These essays provide an insight into the current thinking on the future of mayors and local government. The essays here are persuasive, yet despite the strong differences of opinion, we can begin to see the potential for some kind of consensus for the future.
If we can protect our environment locally – if small sustainable communities can be formed – then there is no reason that these models cannot go on to protect nationally and globally.
Way out in Gateshead (WinG) trains young people to become voluntary instructors in outdoor settings – contributing to all five ‘Every Child Matters’ outcomes.
This document is a an attempt at synthesising the ideas and suggestions made by a leading group of experts from the second session. They are categorised according to themes which emerged during the discussion.
Improving the involvement of Looked After Children through chairing their own statutory reviews?helping to develop a sense of self worth.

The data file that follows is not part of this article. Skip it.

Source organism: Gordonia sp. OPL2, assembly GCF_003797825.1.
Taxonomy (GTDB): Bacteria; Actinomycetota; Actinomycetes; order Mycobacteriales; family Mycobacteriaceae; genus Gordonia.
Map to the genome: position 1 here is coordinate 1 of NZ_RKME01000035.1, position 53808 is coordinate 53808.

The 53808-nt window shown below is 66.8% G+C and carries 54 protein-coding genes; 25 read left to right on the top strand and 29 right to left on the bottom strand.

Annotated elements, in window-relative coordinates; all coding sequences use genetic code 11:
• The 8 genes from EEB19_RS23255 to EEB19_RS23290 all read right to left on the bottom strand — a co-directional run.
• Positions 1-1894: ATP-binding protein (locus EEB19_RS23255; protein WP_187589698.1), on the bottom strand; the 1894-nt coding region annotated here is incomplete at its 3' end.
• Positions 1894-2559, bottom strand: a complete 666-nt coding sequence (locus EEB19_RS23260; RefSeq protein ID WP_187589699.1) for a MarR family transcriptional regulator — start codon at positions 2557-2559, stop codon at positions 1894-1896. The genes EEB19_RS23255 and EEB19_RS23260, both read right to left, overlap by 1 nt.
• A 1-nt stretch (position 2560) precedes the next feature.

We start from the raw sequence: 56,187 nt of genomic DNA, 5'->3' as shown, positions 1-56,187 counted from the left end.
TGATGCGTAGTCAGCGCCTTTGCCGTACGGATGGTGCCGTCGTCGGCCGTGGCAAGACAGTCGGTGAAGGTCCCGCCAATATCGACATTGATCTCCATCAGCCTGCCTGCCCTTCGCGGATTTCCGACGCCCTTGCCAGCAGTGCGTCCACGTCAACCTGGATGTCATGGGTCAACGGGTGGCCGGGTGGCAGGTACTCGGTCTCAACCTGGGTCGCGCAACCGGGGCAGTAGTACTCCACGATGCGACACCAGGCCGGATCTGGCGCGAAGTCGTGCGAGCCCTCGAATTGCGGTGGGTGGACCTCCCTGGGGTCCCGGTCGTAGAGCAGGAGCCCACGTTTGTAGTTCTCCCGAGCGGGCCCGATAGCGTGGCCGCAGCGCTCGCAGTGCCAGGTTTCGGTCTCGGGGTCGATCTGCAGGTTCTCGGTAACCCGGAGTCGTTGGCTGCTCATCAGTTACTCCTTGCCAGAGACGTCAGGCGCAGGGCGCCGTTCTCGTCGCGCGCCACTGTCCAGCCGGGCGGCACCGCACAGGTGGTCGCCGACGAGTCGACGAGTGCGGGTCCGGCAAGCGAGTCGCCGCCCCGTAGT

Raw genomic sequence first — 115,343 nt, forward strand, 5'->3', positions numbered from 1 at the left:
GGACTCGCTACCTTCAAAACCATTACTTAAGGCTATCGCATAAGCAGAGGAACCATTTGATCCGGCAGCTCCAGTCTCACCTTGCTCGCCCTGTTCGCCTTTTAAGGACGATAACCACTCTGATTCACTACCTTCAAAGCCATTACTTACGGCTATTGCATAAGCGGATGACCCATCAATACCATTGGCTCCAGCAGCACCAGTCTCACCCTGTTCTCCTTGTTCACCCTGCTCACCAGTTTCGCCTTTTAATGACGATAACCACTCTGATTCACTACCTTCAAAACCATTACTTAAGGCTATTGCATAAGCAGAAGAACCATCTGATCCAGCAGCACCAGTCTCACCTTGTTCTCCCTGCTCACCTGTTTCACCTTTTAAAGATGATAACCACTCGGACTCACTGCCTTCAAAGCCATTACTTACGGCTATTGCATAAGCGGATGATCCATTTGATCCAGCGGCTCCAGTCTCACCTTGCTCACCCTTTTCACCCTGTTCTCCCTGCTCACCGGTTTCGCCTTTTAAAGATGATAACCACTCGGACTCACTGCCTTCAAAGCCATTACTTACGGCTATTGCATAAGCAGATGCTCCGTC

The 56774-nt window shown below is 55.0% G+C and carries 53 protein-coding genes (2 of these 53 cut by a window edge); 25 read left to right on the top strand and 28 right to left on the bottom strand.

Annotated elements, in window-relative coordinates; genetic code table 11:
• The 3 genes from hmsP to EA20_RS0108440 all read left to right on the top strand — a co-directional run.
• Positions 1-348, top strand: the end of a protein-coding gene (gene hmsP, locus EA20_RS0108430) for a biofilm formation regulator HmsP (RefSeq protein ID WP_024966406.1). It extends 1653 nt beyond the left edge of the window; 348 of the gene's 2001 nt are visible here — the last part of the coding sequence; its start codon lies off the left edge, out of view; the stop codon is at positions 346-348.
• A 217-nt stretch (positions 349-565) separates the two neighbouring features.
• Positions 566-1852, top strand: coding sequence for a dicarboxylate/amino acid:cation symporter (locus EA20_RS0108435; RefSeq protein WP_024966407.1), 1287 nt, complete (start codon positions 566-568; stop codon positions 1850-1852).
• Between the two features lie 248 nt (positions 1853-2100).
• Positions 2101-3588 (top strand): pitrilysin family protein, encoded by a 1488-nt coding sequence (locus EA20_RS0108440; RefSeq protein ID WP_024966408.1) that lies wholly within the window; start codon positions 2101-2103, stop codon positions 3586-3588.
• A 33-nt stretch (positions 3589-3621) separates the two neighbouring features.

The Innovation Council was set up in to look into the work of local Councils, and to come up with innovative new ideas for them to adapt and adopt to their own individual areas. We assembled a group of eighteen senior figures from local government, business, NGOs and environmental experts in order to discuss the underlying principles for achieving a model environmentally sustainable Council.
This is a summary of the topics covered at the roundtable discussion hosted by Localis and the Audit Commission on the 15th October 2008, attended by James Morris, Steve Bundred, Greg Smith, Tom Fairhead, Emer Coleman, Prof Jean Hartley, Peter Gilroy, Dr Su Maddock, Crispin Moor, Rhodri Davies, George Lee, Roger Gough and Tom Shakespeare.
This booklet by Localis and the Conservative Councils Innovation Unit which aims to highlight some of the good work happening within Conservative controlled Councils at the local level. This publication has contributions from Council Leaders, the private sector and the voluntary sector
This report focuses on the major strategic issues that Boris Johnson is facing in his first term in office. The analysis is covered in 7 chapters written by some of the leading London experts and commentators.
What are the qualities of a sucessful council leader? Stephen Greenhalgh argues that the orderly, rational skills of a manager are essential – but not enough.